Medication Errors Common after Hospital Discharge

A new study indicates that over half of heart patients made medication errors or misunderstood instructions given to them about their medications after being discharged from hospital stays. The study highlighted the importance of medical professionals giving clear, easy-to-understand instructions. It also indicated that “health literacy” in general decreased the likelihood of risky medication errors.

This study is another indication that a person’s ability to interpret and act on health information strongly determines if a patient will correctly follow medication and care instructions. According to the CDC, a large percentage of the population does not have this health literacy. Around 20-30% of prescriptions are never filled, and over 50% of prescriptions are not finished or taken as prescribed. This indicates that medication errors by the heart patients in the study may be part of a greater trend of medication errors after hospital stays.

Factors That Influence Whether or Not a Patient Follows Care Instructions

Dr. Amanda Mixon and her team assessed 471 people hospitalized for heart failure, heart attacks, and related heart conditions in this study to determine which factors may influence a person’s likelihood of making a medication error. The study participants had an average age of 59 and almost half were women. The participants were given a health literacy test to gauge their understanding of health information and a numeracy test to measure basic math skills. Then doctors followed up with patients after discharging them from the hospital to see how well the patients followed medication instructions.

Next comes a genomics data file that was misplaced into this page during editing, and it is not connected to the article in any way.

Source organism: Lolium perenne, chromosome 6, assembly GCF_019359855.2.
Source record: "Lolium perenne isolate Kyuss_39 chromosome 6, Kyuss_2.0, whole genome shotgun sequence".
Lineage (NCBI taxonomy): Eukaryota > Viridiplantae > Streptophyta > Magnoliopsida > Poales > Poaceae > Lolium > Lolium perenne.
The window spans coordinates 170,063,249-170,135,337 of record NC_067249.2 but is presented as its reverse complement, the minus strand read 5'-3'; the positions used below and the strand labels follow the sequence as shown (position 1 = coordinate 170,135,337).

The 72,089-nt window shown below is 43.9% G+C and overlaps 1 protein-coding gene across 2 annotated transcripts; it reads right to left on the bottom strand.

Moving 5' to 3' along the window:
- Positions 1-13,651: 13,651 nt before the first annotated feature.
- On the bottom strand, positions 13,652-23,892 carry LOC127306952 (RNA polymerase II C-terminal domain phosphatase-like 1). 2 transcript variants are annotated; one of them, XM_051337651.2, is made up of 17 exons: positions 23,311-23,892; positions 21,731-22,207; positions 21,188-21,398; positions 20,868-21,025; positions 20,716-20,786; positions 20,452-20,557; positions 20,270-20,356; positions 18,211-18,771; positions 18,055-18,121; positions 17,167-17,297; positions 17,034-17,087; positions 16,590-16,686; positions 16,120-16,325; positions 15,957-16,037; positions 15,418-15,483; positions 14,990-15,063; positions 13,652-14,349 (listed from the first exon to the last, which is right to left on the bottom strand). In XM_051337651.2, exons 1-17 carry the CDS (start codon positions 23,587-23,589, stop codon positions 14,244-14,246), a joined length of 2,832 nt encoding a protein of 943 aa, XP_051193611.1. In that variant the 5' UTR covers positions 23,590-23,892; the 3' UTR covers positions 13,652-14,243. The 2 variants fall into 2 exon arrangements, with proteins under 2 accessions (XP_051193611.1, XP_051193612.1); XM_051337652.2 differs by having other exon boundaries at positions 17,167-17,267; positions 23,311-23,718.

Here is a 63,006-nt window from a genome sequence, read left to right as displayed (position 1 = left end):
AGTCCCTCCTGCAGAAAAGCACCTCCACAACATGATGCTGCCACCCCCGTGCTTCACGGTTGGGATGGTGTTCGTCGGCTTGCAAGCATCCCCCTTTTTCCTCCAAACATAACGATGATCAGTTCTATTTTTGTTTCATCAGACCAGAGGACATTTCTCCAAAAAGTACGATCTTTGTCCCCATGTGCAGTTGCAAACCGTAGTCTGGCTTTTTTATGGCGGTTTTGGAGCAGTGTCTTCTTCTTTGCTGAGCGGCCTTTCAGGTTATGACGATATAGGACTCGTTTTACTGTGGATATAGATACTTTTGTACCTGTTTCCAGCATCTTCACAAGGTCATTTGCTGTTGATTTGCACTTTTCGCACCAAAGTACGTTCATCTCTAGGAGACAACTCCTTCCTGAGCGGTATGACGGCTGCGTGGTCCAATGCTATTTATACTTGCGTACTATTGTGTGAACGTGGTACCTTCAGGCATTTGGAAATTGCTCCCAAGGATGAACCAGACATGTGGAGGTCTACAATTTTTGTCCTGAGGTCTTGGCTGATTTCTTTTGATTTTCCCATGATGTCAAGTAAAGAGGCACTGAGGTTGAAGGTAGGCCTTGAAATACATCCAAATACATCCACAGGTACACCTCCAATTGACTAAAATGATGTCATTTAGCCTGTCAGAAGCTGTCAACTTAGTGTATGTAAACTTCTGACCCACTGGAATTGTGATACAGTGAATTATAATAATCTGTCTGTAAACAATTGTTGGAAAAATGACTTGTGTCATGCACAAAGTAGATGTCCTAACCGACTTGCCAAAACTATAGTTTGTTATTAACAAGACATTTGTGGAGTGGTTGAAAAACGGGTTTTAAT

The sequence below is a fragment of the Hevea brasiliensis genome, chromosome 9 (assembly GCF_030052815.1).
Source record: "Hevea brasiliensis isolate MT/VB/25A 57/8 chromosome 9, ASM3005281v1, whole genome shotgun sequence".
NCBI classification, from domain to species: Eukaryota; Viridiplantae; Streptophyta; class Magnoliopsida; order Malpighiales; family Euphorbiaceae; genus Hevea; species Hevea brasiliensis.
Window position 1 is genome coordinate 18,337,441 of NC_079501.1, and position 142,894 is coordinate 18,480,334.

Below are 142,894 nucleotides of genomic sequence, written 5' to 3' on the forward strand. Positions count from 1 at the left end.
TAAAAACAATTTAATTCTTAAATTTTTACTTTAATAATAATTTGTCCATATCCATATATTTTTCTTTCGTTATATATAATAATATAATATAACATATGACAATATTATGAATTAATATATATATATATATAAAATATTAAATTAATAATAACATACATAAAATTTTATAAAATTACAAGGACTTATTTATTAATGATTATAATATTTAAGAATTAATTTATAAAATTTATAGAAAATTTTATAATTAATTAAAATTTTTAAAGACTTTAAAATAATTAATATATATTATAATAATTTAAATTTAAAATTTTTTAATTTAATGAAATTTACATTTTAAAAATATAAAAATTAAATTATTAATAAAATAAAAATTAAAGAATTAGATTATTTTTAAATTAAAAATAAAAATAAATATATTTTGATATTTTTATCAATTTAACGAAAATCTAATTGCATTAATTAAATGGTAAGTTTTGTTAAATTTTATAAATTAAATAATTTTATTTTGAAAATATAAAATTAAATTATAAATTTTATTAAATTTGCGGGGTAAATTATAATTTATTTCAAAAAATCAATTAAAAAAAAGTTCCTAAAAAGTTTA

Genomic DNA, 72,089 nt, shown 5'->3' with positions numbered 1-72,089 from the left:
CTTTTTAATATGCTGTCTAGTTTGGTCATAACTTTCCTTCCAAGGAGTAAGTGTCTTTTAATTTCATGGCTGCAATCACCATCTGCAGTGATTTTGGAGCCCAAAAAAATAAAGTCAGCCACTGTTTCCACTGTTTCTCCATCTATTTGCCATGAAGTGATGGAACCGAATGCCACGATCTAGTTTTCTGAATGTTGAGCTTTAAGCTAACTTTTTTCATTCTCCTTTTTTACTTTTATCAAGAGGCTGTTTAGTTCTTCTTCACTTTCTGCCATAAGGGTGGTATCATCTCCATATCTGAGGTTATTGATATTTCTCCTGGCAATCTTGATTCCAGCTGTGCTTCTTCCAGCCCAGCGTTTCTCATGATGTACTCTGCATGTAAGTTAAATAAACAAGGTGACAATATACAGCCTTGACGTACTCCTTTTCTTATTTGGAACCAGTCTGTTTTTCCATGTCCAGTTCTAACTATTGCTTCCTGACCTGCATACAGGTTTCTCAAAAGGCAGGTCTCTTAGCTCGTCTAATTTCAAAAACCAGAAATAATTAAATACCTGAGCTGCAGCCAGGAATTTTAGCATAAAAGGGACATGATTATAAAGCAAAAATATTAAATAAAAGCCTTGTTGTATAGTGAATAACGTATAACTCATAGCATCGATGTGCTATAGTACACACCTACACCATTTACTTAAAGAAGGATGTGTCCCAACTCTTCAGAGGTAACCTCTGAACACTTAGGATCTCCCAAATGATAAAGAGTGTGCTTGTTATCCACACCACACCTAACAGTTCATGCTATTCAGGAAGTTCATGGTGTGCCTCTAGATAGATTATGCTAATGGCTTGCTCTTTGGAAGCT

Over half the patients in the study made medication errors or misunderstood instructions given by doctors. One-fourth of patients left out one or more prescribed medications and more than a third were taking something that they were not supposed to take. Fifty-nine percent of the patients in the study misunderstood the purpose, dosage, or frequency of their medications.

The results did reveal some patterns in which patients were more likely to make errors. Patients scoring highest on the math skills test were 23% less likely to add or omit medications than low-scoring patients. Patients with the highest health literacy scores were about 16% less likely to make any medication errors. In general, people with lower cognitive function were more prone to medication errors.

Demographics had an influence on the study as well. Women were about 40% less likely to make a mistake than men were. Interestingly, single people of all ages were about 70% more likely to make a medication error than married people were. However, older people were increasingly more prone to medication errors.

The doctors involved in the study suggest that a screening tool could be helpful to determine which patients may be more likely to make medication errors. This would allow doctors to give added care to those who need it. Until something like a screening test can be comprehensively administered, doctors need to make sure to keep in mind patients that may need more information about medications, in order to fulfill their duty of care.